Mon. Not. R. Astron. Soc., 363, 1279-1289 (2005/November-2)
Near-infrared surface brightness fluctuations and optical colours of Magellanic star clusters.
GONZALEZ-LOPEZLIRA R.A., ALBARRAN M.Y., MOUHCINE M., LIU M.C., BRUZUAL G.A. and DE BATZ B.
Abstract (from CDS):
This work continues our efforts to calibrate model surface brightness fluctuation luminosities for the study of unresolved stellar populations, through a comparison with the data of Magellanic Cloud star clusters. We present here the relation between absolute Ks-band fluctuation magnitude and (V-I) integrated colour, using data from the Two-Micron All-Sky Survey (2MASS) and the Deep Near-Infrared Southern Sky Survey (DENIS), and from the literature. We compare the star cluster sample with the sample of early-type galaxies and spiral bulges studied by Liu et al. We find that intermediate-age to old star clusters lie along a linear correlation with the same slope, within the errors, of that defined by the galaxies in the versus (V-I) diagram. While the calibration by Liu et al. was determined in the colour range 1.05 < (V-IC)0< 1.25, ours holds in the interval. This implies, according to Bruzual-Charlot and Mouhcine-Lanon models, that the star clusters and the latest star formation bursts in the galaxies and bulges constitute an age sequence. At the same time, a slight offset between the galaxies and the star clusters [the latter are ∼0.7 mag fainter than the former at a given value of (V-I)], caused by the difference in metallicity of roughly a factor of 2, confirms that the versus (V-I) plane may contribute to break the age-metallicity degeneracy in intermediate-age and old stellar populations. The confrontation between models and galaxy data also suggests that galaxies with Ks fluctuation magnitudes that are brighter than predicted, given their (V-I) colour, might be explained in part by longer lifetimes of thermally pulsing asymptotic giant branch stars. A preliminary comparison between the H 2MASS data of the Magellanic star clusters and the sample of 47 early-type galaxies and spiral bulges observed by Jensen et al. through the F160WHubble Space Telescope filter leads to the same basic conclusions: galaxies and star clusters lie along correlations with the same slope, and there is a slight offset between the star cluster sample and the galaxies, caused by their different metallicities. Magellanic star clusters are single populations, while galaxies are composite stellar systems; moreover, the objects analysed live in different environments. Therefore, our findings mean that the relationship between fluctuation magnitudes in the near-infrared, and (V-I) might be a fairly robust tool for the study of stellar population ages and metallicities, could provide additional constraints on star formation histories, and aid in the calibration of near-infrared surface brightness fluctuations for cosmological distance measurements.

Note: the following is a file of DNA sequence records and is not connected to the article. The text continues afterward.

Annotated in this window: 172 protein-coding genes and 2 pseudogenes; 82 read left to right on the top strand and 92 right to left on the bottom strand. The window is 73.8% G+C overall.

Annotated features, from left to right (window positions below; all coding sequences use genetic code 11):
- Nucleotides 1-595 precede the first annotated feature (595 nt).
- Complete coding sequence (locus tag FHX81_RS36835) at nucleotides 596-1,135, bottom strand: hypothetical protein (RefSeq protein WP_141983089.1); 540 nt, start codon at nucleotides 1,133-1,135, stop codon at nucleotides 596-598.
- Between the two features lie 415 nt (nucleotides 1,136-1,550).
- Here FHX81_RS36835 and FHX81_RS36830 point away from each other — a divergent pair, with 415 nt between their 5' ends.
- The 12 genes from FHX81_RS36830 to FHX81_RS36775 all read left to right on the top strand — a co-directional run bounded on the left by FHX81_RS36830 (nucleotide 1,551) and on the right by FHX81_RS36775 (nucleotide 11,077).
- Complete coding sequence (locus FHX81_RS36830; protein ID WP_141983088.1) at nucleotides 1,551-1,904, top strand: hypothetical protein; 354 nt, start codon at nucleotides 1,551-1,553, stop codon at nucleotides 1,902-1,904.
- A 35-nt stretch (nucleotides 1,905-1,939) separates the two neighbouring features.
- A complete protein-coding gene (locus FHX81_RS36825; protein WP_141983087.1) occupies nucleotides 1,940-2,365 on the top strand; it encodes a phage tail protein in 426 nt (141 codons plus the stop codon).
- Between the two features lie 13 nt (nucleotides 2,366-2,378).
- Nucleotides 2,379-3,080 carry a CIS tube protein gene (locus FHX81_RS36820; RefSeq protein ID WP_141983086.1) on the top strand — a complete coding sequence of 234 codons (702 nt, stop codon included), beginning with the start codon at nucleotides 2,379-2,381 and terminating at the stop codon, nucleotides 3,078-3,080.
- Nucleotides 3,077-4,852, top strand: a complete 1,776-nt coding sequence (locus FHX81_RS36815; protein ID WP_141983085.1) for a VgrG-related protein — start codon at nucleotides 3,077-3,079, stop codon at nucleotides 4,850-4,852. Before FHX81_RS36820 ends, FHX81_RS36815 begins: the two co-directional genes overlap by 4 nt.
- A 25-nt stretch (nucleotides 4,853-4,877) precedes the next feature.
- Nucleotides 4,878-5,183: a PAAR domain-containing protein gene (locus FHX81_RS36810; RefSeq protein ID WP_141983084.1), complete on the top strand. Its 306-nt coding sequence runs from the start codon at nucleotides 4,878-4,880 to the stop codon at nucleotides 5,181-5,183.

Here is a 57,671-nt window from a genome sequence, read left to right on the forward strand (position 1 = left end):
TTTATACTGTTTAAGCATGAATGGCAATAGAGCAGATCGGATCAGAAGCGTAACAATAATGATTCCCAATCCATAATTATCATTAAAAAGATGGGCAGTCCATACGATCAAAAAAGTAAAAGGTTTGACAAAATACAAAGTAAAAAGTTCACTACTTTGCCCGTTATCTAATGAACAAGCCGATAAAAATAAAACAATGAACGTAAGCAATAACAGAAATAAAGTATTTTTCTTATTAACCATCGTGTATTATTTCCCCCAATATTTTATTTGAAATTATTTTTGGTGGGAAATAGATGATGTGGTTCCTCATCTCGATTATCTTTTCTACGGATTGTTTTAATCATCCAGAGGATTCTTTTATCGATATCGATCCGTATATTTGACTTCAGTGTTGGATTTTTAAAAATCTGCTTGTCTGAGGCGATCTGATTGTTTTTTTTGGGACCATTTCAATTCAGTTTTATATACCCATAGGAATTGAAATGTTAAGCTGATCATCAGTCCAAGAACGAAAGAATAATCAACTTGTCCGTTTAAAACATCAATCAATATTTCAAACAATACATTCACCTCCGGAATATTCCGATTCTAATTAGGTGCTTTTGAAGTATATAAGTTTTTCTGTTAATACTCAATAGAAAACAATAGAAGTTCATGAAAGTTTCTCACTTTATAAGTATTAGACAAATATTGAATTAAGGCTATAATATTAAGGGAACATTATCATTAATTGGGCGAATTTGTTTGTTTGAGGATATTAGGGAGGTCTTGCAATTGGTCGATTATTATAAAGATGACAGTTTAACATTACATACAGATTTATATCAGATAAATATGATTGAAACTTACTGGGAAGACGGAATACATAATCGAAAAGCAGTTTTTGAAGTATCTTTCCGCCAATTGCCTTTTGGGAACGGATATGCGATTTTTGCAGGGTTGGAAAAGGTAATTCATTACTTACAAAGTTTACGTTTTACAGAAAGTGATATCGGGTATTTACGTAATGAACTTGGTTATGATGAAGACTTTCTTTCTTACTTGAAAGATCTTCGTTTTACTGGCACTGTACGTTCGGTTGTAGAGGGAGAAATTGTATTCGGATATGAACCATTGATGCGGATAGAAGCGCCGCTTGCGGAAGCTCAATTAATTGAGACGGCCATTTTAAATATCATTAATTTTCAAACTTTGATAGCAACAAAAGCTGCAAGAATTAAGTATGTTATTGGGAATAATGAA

2005 The Authors. Journal compilation © 2005 RAS
stars: AGB and post-AGB - Magellanic Clouds - galaxies: star clusters - galaxies: stellar content - infrared: galaxies - infrared: stars
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